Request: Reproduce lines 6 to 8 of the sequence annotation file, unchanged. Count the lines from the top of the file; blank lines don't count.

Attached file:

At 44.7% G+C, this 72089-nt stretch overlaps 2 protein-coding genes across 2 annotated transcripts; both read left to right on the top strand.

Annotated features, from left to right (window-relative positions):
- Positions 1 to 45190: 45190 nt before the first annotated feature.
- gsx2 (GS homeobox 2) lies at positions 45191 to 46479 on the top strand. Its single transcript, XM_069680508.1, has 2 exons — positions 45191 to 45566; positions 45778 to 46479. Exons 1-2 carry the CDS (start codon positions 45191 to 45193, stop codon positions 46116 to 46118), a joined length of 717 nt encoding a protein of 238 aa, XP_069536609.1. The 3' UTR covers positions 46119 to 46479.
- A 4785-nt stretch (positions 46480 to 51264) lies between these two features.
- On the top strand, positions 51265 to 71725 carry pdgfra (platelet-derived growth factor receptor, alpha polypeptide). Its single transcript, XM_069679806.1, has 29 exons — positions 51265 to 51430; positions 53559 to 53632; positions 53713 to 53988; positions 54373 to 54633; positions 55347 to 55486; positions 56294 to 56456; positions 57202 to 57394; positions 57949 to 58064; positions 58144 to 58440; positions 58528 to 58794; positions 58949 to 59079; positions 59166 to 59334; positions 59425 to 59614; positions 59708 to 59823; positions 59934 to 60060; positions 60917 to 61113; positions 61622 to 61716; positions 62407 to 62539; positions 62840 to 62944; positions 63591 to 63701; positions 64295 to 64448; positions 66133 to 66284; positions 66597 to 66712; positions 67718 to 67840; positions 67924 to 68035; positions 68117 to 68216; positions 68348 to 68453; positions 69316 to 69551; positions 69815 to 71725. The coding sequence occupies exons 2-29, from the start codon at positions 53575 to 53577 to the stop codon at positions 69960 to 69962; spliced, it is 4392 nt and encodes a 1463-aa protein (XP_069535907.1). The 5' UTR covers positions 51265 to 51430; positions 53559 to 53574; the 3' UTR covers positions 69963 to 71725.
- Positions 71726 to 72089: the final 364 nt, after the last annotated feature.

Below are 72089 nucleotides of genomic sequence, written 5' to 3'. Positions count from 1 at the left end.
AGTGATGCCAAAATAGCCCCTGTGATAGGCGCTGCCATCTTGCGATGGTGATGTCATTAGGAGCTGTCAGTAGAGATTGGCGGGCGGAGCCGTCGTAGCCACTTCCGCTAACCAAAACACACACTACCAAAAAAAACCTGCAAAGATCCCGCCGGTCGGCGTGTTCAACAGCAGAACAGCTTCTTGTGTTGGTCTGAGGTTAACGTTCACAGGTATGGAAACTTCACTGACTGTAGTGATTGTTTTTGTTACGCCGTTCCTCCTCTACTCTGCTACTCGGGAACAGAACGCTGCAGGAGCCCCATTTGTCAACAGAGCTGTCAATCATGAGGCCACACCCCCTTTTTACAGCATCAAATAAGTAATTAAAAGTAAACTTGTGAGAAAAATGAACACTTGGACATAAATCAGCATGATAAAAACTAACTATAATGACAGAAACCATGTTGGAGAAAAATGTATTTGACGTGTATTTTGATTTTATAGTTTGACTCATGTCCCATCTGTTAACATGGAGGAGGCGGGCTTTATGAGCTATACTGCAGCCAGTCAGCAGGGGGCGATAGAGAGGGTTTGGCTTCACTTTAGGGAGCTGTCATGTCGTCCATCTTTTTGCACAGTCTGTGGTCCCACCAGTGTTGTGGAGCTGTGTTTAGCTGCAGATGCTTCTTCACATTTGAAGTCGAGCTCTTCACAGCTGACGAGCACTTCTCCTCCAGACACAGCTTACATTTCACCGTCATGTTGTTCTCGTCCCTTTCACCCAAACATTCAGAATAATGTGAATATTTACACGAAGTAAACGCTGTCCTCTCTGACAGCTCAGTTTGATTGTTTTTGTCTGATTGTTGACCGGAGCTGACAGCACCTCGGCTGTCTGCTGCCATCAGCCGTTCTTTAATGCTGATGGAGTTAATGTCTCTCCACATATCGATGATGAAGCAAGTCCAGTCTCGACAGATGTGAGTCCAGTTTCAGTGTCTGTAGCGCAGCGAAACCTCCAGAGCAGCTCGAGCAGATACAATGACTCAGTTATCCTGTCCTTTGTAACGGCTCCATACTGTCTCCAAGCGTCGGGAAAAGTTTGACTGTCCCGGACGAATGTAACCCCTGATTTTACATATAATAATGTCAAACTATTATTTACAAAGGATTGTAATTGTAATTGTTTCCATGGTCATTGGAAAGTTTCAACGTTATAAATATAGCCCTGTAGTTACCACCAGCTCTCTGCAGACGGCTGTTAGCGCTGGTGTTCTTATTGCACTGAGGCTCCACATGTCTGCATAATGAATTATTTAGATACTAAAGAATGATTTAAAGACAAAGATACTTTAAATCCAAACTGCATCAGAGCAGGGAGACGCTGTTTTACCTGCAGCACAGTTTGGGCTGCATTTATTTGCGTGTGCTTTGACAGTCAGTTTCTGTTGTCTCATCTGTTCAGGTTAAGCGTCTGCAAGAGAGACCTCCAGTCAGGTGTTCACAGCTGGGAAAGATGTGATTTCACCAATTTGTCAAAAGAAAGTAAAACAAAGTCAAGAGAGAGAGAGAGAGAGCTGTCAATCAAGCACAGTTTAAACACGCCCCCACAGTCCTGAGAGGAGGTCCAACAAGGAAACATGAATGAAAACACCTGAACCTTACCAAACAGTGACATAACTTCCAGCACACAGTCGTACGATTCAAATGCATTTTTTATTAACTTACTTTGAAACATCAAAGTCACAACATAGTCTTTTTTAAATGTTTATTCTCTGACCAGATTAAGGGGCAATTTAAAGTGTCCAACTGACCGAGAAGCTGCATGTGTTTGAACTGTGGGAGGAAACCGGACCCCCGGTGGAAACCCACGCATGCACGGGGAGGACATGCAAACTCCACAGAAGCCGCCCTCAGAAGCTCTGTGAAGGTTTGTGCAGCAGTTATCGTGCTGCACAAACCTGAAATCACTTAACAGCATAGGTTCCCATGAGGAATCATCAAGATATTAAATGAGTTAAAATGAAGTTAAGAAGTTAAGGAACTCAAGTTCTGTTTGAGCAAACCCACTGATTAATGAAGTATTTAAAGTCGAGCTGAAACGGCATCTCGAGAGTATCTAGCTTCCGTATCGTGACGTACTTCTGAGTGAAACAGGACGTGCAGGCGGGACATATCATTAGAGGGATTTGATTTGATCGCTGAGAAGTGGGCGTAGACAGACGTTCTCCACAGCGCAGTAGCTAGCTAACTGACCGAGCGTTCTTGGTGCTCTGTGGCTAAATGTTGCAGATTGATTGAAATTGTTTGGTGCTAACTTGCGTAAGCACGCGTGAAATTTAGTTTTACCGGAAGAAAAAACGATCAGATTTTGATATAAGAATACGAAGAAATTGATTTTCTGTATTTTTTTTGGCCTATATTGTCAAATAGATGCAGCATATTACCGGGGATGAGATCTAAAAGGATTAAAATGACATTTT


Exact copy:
- On the top strand, positions 51265 to 71725 carry pdgfra (platelet-derived growth factor receptor, alpha polypeptide). Its single transcript, XM_069679806.1, has 29 exons — positions 51265 to 51430; positions 53559 to 53632; positions 53713 to 53988; positions 54373 to 54633; positions 55347 to 55486; positions 56294 to 56456; positions 57202 to 57394; positions 57949 to 58064; positions 58144 to 58440; positions 58528 to 58794; positions 58949 to 59079; positions 59166 to 59334; positions 59425 to 59614; positions 59708 to 59823; positions 59934 to 60060; positions 60917 to 61113; positions 61622 to 61716; positions 62407 to 62539; positions 62840 to 62944; positions 63591 to 63701; positions 64295 to 64448; positions 66133 to 66284; positions 66597 to 66712; positions 67718 to 67840; positions 67924 to 68035; positions 68117 to 68216; positions 68348 to 68453; positions 69316 to 69551; positions 69815 to 71725. The coding sequence occupies exons 2-29, from the start codon at positions 53575 to 53577 to the stop codon at positions 69960 to 69962; spliced, it is 4392 nt and encodes a 1463-aa protein (XP_069535907.1). The 5' UTR covers positions 51265 to 51430; positions 53559 to 53574; the 3' UTR covers positions 69963 to 71725.
- Positions 71726 to 72089: the final 364 nt, after the last annotated feature.

Below are 72089 nucleotides of genomic sequence, written 5' to 3'. Positions count from 1 at the left end.